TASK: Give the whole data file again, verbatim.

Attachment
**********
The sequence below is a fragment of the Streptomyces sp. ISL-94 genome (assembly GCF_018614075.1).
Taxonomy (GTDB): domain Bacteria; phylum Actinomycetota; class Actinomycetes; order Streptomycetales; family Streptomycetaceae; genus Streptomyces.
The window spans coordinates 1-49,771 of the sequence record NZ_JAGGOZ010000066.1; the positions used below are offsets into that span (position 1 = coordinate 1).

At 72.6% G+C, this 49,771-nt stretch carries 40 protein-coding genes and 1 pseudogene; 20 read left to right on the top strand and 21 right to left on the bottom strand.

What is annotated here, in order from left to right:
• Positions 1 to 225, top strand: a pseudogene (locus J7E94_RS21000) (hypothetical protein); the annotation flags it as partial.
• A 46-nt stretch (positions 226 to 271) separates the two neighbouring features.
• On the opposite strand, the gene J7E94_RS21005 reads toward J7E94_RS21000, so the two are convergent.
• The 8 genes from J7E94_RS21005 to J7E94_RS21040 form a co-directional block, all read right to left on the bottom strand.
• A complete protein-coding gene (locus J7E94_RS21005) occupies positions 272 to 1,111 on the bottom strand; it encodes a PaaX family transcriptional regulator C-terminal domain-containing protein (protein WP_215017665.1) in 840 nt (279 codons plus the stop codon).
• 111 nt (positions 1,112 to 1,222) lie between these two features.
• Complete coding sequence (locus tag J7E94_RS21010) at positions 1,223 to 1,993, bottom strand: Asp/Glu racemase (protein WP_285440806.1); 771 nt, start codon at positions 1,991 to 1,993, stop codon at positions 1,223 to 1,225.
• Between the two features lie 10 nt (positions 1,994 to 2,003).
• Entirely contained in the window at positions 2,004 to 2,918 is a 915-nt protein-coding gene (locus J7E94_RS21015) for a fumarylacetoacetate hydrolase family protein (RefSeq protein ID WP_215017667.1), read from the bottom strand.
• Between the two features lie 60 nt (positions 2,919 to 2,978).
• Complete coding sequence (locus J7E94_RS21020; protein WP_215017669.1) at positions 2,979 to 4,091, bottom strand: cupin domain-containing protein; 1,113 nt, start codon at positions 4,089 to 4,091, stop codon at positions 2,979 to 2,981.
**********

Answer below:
The sequence below is a fragment of the Streptomyces sp. ISL-94 genome (assembly GCF_018614075.1).
Taxonomy (GTDB): domain Bacteria; phylum Actinomycetota; class Actinomycetes; order Streptomycetales; family Streptomycetaceae; genus Streptomyces.
The window spans coordinates 1-49,771 of the sequence record NZ_JAGGOZ010000066.1; the positions used below are offsets into that span (position 1 = coordinate 1).

At 72.6% G+C, this 49,771-nt stretch carries 40 protein-coding genes and 1 pseudogene; 20 read left to right on the top strand and 21 right to left on the bottom strand.

What is annotated here, in order from left to right:
• Positions 1 to 225, top strand: a pseudogene (locus J7E94_RS21000) (hypothetical protein); the annotation flags it as partial.
• A 46-nt stretch (positions 226 to 271) separates the two neighbouring features.
• On the opposite strand, the gene J7E94_RS21005 reads toward J7E94_RS21000, so the two are convergent.
• The 8 genes from J7E94_RS21005 to J7E94_RS21040 form a co-directional block, all read right to left on the bottom strand.
• A complete protein-coding gene (locus J7E94_RS21005) occupies positions 272 to 1,111 on the bottom strand; it encodes a PaaX family transcriptional regulator C-terminal domain-containing protein (protein WP_215017665.1) in 840 nt (279 codons plus the stop codon).
• 111 nt (positions 1,112 to 1,222) lie between these two features.
• Complete coding sequence (locus tag J7E94_RS21010) at positions 1,223 to 1,993, bottom strand: Asp/Glu racemase (protein WP_285440806.1); 771 nt, start codon at positions 1,991 to 1,993, stop codon at positions 1,223 to 1,225.
• Between the two features lie 10 nt (positions 1,994 to 2,003).
• Entirely contained in the window at positions 2,004 to 2,918 is a 915-nt protein-coding gene (locus J7E94_RS21015) for a fumarylacetoacetate hydrolase family protein (RefSeq protein ID WP_215017667.1), read from the bottom strand.
• Between the two features lie 60 nt (positions 2,919 to 2,978).
• Complete coding sequence (locus J7E94_RS21020; protein WP_215017669.1) at positions 2,979 to 4,091, bottom strand: cupin domain-containing protein; 1,113 nt, start codon at positions 4,089 to 4,091, stop codon at positions 2,979 to 2,981.